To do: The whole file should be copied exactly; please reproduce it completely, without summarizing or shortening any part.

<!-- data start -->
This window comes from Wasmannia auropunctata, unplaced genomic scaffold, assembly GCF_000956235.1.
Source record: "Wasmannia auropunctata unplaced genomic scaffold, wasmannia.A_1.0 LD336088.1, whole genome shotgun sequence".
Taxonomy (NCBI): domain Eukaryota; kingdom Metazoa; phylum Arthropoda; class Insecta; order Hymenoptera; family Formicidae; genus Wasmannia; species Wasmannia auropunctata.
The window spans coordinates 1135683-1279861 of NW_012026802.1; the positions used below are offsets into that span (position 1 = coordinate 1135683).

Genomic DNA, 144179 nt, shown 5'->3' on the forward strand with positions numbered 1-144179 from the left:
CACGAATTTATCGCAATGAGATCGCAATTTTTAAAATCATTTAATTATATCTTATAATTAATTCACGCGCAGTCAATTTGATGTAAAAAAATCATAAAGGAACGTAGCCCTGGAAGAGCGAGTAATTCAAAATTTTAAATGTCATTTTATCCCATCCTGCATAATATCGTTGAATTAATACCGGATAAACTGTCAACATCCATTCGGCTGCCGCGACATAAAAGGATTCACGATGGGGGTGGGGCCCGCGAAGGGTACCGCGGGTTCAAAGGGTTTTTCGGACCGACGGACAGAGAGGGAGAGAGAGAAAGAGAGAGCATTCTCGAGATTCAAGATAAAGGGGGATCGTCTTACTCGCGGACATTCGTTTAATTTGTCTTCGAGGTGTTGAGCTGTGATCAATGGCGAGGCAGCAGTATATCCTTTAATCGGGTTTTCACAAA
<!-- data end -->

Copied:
This window comes from Wasmannia auropunctata, unplaced genomic scaffold, assembly GCF_000956235.1.
Source record: "Wasmannia auropunctata unplaced genomic scaffold, wasmannia.A_1.0 LD336088.1, whole genome shotgun sequence".
Taxonomy (NCBI): domain Eukaryota; kingdom Metazoa; phylum Arthropoda; class Insecta; order Hymenoptera; family Formicidae; genus Wasmannia; species Wasmannia auropunctata.
The window spans coordinates 1135683-1279861 of NW_012026802.1; the positions used below are offsets into that span (position 1 = coordinate 1135683).

Genomic DNA, 144179 nt, shown 5'->3' on the forward strand with positions numbered 1-144179 from the left:
CACGAATTTATCGCAATGAGATCGCAATTTTTAAAATCATTTAATTATATCTTATAATTAATTCACGCGCAGTCAATTTGATGTAAAAAAATCATAAAGGAACGTAGCCCTGGAAGAGCGAGTAATTCAAAATTTTAAATGTCATTTTATCCCATCCTGCATAATATCGTTGAATTAATACCGGATAAACTGTCAACATCCATTCGGCTGCCGCGACATAAAAGGATTCACGATGGGGGTGGGGCCCGCGAAGGGTACCGCGGGTTCAAAGGGTTTTTCGGACCGACGGACAGAGAGGGAGAGAGAGAAAGAGAGAGCATTCTCGAGATTCAAGATAAAGGGGGATCGTCTTACTCGCGGACATTCGTTTAATTTGTCTTCGAGGTGTTGAGCTGTGATCAATGGCGAGGCAGCAGTATATCCTTTAATCGGGTTTTCACAAA